When TCFF’s editor commissioned me to write an article on fly fishing for KwaZulu-Natal yellowfish or scalies (Labeobarbus natalensis) and some of the rivers I frequent, my first response was, “Which ones?” Honestly, there are days that I can’t make up my mind as to which river I would fish as I have five major rivers within an hour’s drive from my home. When I think of people having to sit in traffic for an hour or more just to get to work, I consider myself truly fortunate. KZN offers a diverse fishery with many aspects to it, the first being the biodiversity of the rivers and the biospheres where we find our quarry. From clear mountain streams with the backdrop of the mighty Drakensberg at high altitude, to the lower areas where bushveld is the vegetation most common and spiral-horned antelope are familiar spectators.
A UNIQUE SCENARIO
The fish, too, show great variation throughout the province’s waterways in regard to physical form, colouration and feeding habits. These characteristics I attribute to geography, which is the most common adaption or variation-causing factor. From source to sea, our rivers don’t flow nearly as far as the Vaal/Orange river systems before they enter the ocean (those who have travelled down to the east coast will agree). Due to KZN’s unique conditions, great elevation drops occur and so many well-known waterfalls and gorges exist, all forming natural, impassable barriers so that the fish exhibit positive rheotaxis and may be factors contributing to genetic isolation and the variations mentioned. How would positive and negative rheotaxis affect fish in rivers like these? I believe that the environment creates a greater noticeable change in a species over a shorter period of time: water flow rates, feeding habits, self-preservation and survival instinct, food availability and food behaviour, riverbed substrate and water colour.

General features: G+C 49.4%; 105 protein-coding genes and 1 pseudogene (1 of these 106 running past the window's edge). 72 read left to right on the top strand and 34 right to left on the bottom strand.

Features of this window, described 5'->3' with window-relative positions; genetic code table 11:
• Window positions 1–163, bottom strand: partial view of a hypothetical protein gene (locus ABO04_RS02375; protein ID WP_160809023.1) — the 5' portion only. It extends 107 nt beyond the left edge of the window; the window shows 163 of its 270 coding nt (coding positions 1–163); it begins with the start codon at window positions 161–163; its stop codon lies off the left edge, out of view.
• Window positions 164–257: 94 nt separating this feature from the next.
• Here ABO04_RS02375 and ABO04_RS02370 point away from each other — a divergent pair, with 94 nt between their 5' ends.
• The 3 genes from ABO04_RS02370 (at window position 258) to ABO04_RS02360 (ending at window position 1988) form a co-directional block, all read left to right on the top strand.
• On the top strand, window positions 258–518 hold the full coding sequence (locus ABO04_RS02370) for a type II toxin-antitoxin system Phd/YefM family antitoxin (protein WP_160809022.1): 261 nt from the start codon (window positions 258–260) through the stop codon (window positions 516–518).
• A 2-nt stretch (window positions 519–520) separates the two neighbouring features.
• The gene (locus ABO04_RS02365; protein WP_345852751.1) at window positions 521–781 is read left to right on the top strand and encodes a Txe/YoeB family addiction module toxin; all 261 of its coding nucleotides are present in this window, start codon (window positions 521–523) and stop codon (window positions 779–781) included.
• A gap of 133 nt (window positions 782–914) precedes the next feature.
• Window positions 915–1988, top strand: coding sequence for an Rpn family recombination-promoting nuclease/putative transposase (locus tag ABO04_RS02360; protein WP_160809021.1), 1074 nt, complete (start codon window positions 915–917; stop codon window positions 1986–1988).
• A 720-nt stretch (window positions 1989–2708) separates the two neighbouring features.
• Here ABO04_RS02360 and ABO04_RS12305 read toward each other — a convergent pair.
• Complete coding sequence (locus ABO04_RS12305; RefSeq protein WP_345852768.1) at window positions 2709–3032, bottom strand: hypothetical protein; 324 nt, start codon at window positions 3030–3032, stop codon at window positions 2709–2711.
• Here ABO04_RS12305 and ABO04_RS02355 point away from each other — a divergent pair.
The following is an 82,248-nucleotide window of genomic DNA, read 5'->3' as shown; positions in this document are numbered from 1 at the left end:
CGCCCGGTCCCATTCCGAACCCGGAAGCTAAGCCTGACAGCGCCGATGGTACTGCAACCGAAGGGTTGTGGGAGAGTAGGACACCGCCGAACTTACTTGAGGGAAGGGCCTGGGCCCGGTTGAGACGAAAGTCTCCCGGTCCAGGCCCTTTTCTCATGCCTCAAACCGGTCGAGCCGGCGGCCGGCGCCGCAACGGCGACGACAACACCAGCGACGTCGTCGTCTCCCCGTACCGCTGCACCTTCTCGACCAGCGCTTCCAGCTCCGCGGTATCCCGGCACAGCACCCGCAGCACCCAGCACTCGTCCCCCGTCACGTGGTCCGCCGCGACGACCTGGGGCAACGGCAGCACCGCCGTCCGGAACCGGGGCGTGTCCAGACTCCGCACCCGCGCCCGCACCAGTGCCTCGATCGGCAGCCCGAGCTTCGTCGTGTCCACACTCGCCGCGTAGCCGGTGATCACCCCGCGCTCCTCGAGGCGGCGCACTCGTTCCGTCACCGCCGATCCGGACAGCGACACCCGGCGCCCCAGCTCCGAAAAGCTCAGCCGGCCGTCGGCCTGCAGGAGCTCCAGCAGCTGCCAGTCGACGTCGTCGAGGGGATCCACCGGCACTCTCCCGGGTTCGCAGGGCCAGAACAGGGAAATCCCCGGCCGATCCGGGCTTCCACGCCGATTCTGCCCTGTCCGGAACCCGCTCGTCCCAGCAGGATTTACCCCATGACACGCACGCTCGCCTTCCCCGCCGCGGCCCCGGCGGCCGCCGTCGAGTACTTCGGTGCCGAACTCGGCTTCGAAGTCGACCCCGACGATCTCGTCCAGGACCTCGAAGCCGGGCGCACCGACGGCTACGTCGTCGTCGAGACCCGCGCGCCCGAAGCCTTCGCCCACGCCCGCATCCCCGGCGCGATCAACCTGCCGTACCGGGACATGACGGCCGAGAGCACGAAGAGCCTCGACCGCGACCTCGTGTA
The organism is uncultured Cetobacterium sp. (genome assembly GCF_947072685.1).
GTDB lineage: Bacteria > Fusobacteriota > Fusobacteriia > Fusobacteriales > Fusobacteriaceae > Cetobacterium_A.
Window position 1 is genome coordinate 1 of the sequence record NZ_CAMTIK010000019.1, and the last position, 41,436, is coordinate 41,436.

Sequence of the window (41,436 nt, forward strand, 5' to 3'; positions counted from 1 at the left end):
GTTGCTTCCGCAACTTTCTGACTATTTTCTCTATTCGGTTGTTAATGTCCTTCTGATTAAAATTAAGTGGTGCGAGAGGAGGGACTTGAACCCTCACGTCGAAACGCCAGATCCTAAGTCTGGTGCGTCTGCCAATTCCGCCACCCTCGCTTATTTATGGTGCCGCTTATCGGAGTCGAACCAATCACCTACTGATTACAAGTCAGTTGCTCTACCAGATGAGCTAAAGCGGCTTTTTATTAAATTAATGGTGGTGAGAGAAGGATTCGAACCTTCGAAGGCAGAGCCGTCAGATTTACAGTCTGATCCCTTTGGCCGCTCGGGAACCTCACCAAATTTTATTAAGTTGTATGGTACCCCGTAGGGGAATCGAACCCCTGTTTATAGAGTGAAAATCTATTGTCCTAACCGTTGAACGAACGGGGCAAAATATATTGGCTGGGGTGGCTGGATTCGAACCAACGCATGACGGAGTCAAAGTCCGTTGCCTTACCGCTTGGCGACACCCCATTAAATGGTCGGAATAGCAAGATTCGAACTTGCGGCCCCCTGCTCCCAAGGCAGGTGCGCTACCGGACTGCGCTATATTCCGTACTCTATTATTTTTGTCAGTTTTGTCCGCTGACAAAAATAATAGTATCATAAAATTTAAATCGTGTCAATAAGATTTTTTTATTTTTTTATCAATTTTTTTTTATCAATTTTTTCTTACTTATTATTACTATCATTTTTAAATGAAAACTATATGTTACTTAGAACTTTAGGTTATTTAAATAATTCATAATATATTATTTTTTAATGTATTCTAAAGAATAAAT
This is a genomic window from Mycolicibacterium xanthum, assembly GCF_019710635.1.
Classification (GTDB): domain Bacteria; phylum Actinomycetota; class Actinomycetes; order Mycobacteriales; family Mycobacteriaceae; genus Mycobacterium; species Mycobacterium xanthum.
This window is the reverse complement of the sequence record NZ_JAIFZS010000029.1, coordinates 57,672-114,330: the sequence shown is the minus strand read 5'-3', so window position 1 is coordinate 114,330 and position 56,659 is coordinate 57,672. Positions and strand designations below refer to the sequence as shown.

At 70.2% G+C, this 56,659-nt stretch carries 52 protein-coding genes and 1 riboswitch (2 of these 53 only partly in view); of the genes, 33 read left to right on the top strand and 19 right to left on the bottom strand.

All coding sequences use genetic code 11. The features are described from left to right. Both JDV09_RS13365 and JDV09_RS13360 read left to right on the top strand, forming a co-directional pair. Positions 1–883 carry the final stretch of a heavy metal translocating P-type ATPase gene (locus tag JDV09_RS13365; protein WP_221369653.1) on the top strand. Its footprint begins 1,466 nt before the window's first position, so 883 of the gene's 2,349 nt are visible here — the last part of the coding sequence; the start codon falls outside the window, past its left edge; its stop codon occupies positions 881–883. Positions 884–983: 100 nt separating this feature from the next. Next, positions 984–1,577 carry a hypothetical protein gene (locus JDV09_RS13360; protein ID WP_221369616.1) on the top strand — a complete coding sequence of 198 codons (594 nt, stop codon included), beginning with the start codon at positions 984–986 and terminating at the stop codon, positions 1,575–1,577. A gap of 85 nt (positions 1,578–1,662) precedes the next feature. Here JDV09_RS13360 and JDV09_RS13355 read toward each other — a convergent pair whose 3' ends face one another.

The uKhahlamba Drakensberg Park, which ranges the northern, central and southern Drakensberg at an average altitude of 3000m, is the highest mountain range south of Kilimanjaro on the African continent and is the source of many of KZN’s main rivers, namely the Thukela (Tugela), Bushman’s, Mooi, uMngeni, uMkhomazi and uMzimkhulu. This region is characterised by basalt and sandstone layers that act as a natural sponge, absorbing rainfall and snow which is released as spring water during dry conditions. The source waters are always of high quality due to the protection the park offers and it’s not uncommon to be able to fish those high stretches soon after rain spells due to them clearing up so quickly.
THE FISHING SEASON OVERVIEW
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